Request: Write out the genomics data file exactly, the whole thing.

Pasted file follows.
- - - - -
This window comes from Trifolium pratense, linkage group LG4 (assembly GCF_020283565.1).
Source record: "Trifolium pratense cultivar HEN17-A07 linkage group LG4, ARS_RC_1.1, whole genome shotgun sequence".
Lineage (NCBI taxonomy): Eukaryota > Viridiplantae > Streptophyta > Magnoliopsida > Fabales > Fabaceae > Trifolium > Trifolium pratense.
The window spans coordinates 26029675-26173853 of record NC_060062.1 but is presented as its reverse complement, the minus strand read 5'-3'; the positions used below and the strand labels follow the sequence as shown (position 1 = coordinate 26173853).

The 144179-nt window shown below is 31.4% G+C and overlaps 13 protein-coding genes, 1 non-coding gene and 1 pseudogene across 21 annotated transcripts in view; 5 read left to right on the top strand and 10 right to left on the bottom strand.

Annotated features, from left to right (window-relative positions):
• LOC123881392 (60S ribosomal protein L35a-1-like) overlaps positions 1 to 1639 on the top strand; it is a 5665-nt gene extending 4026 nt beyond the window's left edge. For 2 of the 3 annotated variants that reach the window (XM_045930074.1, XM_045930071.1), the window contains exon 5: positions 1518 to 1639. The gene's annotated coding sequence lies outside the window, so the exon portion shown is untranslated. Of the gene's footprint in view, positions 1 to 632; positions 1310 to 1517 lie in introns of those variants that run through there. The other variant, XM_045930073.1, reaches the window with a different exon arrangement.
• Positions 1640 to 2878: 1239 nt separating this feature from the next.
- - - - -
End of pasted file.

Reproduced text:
This window comes from Trifolium pratense, linkage group LG4 (assembly GCF_020283565.1).
Source record: "Trifolium pratense cultivar HEN17-A07 linkage group LG4, ARS_RC_1.1, whole genome shotgun sequence".
Lineage (NCBI taxonomy): Eukaryota > Viridiplantae > Streptophyta > Magnoliopsida > Fabales > Fabaceae > Trifolium > Trifolium pratense.
The window spans coordinates 26029675-26173853 of record NC_060062.1 but is presented as its reverse complement, the minus strand read 5'-3'; the positions used below and the strand labels follow the sequence as shown (position 1 = coordinate 26173853).

The 144179-nt window shown below is 31.4% G+C and overlaps 13 protein-coding genes, 1 non-coding gene and 1 pseudogene across 21 annotated transcripts in view; 5 read left to right on the top strand and 10 right to left on the bottom strand.

Annotated features, from left to right (window-relative positions):
• LOC123881392 (60S ribosomal protein L35a-1-like) overlaps positions 1 to 1639 on the top strand; it is a 5665-nt gene extending 4026 nt beyond the window's left edge. For 2 of the 3 annotated variants that reach the window (XM_045930074.1, XM_045930071.1), the window contains exon 5: positions 1518 to 1639. The gene's annotated coding sequence lies outside the window, so the exon portion shown is untranslated. Of the gene's footprint in view, positions 1 to 632; positions 1310 to 1517 lie in introns of those variants that run through there. The other variant, XM_045930073.1, reaches the window with a different exon arrangement.
• Positions 1640 to 2878: 1239 nt separating this feature from the next.